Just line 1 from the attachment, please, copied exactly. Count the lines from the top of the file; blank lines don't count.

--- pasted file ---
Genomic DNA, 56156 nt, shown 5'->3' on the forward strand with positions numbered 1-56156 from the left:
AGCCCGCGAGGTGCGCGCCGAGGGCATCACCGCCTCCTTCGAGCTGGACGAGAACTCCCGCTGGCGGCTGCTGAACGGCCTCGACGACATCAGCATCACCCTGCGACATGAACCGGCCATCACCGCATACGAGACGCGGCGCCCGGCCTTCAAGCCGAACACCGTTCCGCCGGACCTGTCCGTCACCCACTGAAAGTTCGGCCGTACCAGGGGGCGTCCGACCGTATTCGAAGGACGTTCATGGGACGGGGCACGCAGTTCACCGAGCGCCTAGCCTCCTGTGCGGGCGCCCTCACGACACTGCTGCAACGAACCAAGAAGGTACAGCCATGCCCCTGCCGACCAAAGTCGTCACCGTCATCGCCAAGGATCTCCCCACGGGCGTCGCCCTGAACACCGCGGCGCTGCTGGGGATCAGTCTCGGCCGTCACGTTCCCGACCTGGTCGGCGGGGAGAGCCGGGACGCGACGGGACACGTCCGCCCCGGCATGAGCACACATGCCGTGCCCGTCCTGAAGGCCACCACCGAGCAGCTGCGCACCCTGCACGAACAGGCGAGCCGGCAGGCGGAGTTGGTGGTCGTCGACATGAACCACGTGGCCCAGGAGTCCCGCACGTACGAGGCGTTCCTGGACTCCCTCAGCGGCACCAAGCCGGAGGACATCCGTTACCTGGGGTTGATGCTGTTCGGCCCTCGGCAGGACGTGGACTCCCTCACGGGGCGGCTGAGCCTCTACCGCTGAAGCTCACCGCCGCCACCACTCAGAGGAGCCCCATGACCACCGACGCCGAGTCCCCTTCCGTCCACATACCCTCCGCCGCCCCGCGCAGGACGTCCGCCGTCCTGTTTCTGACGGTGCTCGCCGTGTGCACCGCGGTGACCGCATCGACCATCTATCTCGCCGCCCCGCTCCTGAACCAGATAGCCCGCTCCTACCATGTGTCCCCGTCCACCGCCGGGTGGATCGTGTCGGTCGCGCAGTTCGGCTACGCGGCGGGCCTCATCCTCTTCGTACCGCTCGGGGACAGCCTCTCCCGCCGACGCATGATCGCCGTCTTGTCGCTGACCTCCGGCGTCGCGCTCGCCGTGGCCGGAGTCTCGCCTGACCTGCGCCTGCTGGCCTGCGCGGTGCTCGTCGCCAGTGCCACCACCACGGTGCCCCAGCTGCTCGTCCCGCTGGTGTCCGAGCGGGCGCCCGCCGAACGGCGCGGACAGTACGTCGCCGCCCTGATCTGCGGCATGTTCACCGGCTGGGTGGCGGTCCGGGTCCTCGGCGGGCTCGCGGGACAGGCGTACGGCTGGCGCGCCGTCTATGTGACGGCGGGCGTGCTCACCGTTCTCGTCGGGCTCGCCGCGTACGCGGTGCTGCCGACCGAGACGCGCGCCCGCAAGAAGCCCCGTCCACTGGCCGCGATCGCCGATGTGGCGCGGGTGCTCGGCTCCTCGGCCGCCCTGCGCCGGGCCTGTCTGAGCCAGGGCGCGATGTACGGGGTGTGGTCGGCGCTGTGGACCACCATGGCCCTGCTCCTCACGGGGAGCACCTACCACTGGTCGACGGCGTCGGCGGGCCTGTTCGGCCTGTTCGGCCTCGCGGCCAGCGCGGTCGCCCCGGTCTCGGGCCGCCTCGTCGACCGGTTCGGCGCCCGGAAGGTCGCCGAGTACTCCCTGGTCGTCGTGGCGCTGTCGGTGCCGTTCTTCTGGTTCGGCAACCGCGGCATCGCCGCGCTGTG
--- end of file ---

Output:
Genomic DNA, 56156 nt, shown 5'->3' on the forward strand with positions numbered 1-56156 from the left: